You Should Know: Stephanie Taylor
The woman at the helm of The Art Institute of Pittsburgh’s fashion programs believes you won’t see Pittsburgh on a list of “worst-dressed cities” anymore.
Photo by Becky Thurner Braddock
You won’t find Stephanie Taylor wearing Steelers black-and-gold in her office at The Art Institute of Pittsburgh, but that’s not because she doesn’t appreciate the Steel City’s sports culture.
The Pittsburgh transplant serves as the department chair of fashion design and fashion marketing and management at the Art Institute. She says the fashion community here is interested in more than just jerseys and jeans.
“When I first moved here, it was August, and I noticed people in their jerseys [at work], and one of my colleagues said, ‘You’re not ever going to wear a jersey to work, are you?’” she says, laughing.
Taylor, 51, was recruited to run the fledgling department in 2010, a year when GQ Magazine included Pittsburgh among the U.S. cities with the worst-dressed inhabitants. Today, the Michigan native and Mt. Lebanon resident is confident we’ve seen the last of those days.
“I think the fashion community has changed,” she says. “I’ve lived in a lot of cities, and I’ve seen some that should be on the worst-dressed list, and I don’t think Pittsburgh is one.”
She’s helping to boost the fashion community’s profile by bringing Fashion Group International to town. The local — and still provisional — chapter, of which Taylor was appointed president, meets once a month, giving industry professionals an opportunity to network and find out what’s going on in the city where they’ve chosen to pursue their own passions.
When did you first develop an interest in fashion?
I always looked to my mother and grandmother, who were very fashionable women. You see those commercials with the little girls watching their mother getting ready — that was me. I remember my grandmother used to wear Chanel No. 5, and I’d spray it. And that was the start of everything.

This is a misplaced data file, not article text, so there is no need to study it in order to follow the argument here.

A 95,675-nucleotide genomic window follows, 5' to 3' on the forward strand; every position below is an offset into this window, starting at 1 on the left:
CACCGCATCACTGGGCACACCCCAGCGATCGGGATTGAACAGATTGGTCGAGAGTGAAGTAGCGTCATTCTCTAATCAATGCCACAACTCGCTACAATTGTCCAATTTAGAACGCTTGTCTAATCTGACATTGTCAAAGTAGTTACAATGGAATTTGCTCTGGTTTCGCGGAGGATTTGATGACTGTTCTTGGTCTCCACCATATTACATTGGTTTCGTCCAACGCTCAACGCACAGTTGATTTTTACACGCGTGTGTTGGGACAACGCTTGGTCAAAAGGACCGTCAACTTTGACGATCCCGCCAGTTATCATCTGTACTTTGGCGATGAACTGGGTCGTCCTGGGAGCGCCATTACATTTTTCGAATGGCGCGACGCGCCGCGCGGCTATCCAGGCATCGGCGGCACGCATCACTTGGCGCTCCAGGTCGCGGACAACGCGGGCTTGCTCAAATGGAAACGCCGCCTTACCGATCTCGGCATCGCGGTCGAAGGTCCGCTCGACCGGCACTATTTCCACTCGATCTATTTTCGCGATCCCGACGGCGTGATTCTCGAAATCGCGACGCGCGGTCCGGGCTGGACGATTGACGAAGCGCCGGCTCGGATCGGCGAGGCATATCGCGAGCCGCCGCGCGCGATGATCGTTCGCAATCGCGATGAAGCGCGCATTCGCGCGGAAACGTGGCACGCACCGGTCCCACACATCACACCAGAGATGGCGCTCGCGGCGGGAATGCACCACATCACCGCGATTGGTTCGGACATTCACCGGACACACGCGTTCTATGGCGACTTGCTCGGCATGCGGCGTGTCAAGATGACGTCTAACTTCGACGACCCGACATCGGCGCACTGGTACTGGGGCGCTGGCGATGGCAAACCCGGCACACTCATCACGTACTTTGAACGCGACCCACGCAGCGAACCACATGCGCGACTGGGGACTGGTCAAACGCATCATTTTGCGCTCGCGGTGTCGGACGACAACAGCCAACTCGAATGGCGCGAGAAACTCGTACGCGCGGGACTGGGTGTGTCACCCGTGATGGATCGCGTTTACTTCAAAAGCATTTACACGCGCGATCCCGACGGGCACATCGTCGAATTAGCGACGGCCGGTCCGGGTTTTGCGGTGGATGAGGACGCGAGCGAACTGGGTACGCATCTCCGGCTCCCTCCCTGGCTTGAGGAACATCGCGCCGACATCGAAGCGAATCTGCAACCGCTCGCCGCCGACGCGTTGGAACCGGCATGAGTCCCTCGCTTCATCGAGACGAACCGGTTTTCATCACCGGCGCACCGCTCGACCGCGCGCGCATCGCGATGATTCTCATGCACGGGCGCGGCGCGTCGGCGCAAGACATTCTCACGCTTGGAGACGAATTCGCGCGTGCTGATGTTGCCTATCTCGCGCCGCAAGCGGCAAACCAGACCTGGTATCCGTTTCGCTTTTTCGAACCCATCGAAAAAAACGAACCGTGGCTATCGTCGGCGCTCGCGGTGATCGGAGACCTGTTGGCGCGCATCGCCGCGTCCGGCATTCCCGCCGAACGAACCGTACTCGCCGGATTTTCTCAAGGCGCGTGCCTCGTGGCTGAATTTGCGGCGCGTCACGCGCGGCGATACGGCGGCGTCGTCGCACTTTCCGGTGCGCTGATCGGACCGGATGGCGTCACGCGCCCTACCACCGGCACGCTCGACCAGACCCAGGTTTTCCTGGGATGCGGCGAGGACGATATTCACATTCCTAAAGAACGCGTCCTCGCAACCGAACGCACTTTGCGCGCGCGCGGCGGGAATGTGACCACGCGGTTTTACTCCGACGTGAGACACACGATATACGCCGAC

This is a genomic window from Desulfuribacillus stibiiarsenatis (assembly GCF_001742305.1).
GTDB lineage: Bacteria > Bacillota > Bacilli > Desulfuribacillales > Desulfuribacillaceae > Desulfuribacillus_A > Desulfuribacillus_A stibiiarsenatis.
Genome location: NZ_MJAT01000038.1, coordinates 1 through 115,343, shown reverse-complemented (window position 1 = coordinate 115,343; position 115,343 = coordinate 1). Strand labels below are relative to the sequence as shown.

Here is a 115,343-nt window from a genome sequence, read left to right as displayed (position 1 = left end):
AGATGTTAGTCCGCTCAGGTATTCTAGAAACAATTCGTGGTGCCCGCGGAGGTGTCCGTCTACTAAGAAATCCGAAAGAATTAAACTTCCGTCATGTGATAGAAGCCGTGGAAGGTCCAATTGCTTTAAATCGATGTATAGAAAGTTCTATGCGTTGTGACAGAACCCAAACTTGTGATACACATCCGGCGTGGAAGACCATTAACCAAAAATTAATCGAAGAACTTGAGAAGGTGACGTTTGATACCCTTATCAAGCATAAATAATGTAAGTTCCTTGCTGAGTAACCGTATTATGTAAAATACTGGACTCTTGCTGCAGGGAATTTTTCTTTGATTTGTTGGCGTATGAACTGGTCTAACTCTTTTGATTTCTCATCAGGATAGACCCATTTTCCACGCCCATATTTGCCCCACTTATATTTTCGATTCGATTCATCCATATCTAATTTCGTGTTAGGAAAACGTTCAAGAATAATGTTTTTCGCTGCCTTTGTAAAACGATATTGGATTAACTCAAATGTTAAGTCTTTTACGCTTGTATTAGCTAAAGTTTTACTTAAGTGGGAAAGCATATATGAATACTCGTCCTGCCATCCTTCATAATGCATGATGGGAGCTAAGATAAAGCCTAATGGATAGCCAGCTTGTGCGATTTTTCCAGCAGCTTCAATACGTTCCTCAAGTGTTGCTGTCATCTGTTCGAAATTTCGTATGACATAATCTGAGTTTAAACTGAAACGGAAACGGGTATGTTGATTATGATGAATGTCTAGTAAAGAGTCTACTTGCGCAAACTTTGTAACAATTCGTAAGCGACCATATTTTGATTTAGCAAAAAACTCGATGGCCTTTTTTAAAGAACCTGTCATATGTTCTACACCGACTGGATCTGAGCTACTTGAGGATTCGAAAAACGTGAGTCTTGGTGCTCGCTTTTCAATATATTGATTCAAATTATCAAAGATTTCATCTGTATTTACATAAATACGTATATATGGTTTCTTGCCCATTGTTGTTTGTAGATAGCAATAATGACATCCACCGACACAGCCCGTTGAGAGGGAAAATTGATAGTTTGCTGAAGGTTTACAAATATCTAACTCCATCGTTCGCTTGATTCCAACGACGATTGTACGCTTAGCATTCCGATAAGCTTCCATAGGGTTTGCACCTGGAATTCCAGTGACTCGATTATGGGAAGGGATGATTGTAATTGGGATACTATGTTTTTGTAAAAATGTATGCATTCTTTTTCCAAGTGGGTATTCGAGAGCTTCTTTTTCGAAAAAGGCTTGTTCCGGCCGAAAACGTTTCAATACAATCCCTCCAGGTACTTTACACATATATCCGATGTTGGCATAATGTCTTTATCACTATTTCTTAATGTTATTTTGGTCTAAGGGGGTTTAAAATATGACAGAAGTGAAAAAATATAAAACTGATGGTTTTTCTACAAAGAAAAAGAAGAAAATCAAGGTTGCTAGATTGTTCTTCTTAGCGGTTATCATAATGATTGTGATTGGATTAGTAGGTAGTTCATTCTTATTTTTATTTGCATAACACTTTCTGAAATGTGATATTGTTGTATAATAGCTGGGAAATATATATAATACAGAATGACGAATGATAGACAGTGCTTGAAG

How many students are enrolled in the Art Institute’s two fashion programs?
There are about 80 for design and 70 for fashion marketing and management. The fashion design program . . . is more well-known. The fashion marketing and management is more the business side.
Tell us about the role of the five Art Institute students selected to participate in Pittsburgh Fashion Week [Sept. 22-28].
I believe this is the third time Miyoshi Anderson [executive director and founder of Pittsburgh Fashion Week] has given our students an opportunity to apply for the show. She and I selected the students based on projects they brought in. Miyoshi has one day of just students [from schools beyond The Art Institute of Pittsburgh as well] sharing their work. But in addition, Macy’s is giving the opportunity for us to show the students’ work in its windows.
Why did you want to start the local chapter of Fashion Group International?
[Industry professionals] would always ask me the same thing: What do we need to do to get fashion off the ground here? And I said, “I think we need some sort of club here because you have all these people here, but you’re not meeting each other.” I spoke to New York [where FGI is based] — you have to apply — and I pretty much had to sell the city of Pittsburgh to them.
How did you do it?
What I sold them on is the retail stores that are headquartered here, Dick’s Sporting Goods, rue21, American Eagle and ModCloth. That’s four major companies; if you’re in fashion, you’ve heard about them. And they said, “Do you have boutiques?” And I said, “We have a slew of them here, and I’ve connected with many designers.” And they said, “Well, there’s more than we anticipated.” Then the meetings we were having monthly, I think they were really impressed with the turnout. We were a provisional chapter within two months, and I thought it would take a year. We have a board in place now, and we’re hoping by the end of this year to be official.
What do you want your students to know about the industry?
One of the most exciting things about the fashion industry is . . . there are so many directions you can go. When I was younger, you were a buyer or a designer and that’s it. It’s a really good time to be in the fashion industry. That’s why you see so many shows on TV [such as “Project Runway” and “Fashion Star”]. But I tell people it’s a business. People think, “Oh, that’s cute — you want to be in fashion.” But it’s a business. The bottom line is everyone wears clothes, and that’s the bottom line of a true business — everyone needs clothes, so how do you get [clothes to] people?